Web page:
RiverRun Film Festival Adapts And Returns
This week, the curtain was raised on the 23rd annual RiverRun International Film Festival in Winston-Salem. With more than 1,500 submissions from around the world, it’s full steam ahead with a few COVID-related caveats.
Following last year’s cancellation due to health and safety concerns during the pandemic, RiverRun adapted, reaching new schools and students via Films With Class. That's a program that presents free screenings of documentaries for educational purposes. And Wednesday’s launch event, which showcased some of the roughly 130 films to be screened this year, was streamed via YouTube.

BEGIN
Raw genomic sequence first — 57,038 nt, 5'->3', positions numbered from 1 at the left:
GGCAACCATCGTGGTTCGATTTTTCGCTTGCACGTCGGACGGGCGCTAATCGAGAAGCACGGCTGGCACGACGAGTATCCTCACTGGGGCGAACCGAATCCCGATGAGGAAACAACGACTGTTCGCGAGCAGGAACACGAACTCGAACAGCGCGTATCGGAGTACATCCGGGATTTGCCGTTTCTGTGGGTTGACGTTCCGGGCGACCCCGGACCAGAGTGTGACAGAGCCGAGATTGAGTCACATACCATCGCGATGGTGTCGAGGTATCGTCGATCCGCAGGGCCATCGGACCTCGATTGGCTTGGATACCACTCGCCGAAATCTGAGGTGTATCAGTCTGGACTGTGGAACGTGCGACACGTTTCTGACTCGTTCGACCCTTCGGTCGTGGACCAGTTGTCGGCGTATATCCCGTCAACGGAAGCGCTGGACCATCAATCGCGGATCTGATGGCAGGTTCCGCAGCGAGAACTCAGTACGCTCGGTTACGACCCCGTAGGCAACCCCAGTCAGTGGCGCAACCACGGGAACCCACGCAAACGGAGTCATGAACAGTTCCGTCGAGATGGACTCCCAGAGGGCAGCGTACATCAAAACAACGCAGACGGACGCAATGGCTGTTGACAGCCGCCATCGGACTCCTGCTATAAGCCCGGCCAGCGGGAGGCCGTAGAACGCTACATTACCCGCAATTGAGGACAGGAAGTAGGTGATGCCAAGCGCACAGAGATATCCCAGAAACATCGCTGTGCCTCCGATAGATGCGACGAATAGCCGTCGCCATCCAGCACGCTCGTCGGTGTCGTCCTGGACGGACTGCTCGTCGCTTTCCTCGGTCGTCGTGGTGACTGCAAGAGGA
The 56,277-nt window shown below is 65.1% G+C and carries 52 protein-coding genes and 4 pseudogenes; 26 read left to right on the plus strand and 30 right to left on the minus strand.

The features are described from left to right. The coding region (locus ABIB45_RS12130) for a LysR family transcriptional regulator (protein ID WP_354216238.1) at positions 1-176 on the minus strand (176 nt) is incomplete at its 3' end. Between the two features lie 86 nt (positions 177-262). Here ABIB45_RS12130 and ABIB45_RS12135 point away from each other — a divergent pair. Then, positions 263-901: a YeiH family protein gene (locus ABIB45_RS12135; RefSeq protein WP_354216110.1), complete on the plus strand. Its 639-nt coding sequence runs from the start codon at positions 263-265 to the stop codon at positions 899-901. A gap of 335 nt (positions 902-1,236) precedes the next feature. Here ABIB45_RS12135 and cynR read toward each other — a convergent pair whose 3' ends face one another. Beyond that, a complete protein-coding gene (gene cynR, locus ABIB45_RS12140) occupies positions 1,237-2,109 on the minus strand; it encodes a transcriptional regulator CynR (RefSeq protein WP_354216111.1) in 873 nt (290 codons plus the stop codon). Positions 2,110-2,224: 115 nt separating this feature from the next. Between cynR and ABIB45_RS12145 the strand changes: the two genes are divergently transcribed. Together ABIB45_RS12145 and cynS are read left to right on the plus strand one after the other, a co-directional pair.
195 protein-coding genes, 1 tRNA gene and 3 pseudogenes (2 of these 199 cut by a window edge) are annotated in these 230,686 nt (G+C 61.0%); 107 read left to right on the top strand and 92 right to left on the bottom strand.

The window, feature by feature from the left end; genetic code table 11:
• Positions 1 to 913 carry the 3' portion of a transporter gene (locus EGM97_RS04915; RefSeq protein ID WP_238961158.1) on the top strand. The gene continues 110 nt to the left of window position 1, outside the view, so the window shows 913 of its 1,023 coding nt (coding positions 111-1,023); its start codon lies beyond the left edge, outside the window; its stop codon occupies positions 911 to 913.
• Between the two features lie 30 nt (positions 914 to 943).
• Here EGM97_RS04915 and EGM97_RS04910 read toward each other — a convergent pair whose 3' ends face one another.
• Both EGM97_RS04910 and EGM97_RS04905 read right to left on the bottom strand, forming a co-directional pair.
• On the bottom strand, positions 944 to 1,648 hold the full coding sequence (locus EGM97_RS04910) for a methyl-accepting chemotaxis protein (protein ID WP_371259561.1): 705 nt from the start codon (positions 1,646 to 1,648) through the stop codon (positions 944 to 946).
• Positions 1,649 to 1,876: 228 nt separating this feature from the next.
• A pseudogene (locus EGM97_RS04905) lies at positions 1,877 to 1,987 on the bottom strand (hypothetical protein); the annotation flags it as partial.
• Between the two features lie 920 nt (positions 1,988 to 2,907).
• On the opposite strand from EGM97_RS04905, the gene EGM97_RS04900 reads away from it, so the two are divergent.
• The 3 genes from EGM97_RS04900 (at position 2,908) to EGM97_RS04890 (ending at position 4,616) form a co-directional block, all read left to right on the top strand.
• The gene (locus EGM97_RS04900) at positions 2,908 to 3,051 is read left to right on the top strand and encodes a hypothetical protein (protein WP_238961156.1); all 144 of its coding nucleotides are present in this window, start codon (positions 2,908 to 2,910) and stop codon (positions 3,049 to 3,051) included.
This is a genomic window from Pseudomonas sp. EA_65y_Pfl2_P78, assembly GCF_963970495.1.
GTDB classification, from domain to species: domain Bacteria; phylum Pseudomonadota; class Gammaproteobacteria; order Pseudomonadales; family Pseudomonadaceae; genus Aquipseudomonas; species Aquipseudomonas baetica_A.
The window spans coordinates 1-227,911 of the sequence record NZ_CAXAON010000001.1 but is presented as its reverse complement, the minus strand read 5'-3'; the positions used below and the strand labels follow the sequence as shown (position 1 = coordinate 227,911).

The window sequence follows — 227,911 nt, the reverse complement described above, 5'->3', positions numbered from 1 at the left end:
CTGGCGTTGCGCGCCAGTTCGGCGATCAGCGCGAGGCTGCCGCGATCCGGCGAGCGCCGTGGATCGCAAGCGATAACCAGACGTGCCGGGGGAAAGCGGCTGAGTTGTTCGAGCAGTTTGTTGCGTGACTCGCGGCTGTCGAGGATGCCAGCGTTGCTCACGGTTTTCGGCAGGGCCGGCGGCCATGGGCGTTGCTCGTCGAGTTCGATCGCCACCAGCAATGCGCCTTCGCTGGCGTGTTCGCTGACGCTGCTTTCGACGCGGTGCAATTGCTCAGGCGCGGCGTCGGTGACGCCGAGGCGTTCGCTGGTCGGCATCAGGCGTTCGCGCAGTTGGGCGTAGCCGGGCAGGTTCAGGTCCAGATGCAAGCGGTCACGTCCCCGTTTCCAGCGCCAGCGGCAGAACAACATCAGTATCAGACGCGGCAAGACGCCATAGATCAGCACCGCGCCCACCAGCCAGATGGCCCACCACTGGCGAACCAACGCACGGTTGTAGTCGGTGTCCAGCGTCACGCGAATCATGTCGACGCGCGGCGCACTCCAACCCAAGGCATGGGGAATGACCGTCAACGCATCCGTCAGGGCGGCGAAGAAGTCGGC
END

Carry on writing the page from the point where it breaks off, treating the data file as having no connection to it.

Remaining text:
During the festival, there will be a host of virtual films, alongside daily outdoor and drive-in movies. These screenings will be socially distanced and spread across the city. One of the returning venues is the Southeastern Center for Contemporary Art (SECCA), but this year, the films will be shown on the lawn.
RiverRun Executive Director Rob Davis says there are opportunities even during challenging times if you look for them.
“We have a wonderful screen, a wonderful sound system there,” says Davis. “And some of those are going to be North Carolina films. And so for those we’re hoping that some of the filmmakers will actually join us, and they can introduce the film, and actually I think at SECCA there may be a few question-and-answer sessions afterwards.”
RiverRun 2021 runs May 6-16, with all ticketing online.
The opening night film will be Dream Horse starring Toni Collette and Damian Lewis — a movie originally planned for the closing night of the 2020 RiverRun International Film Festival.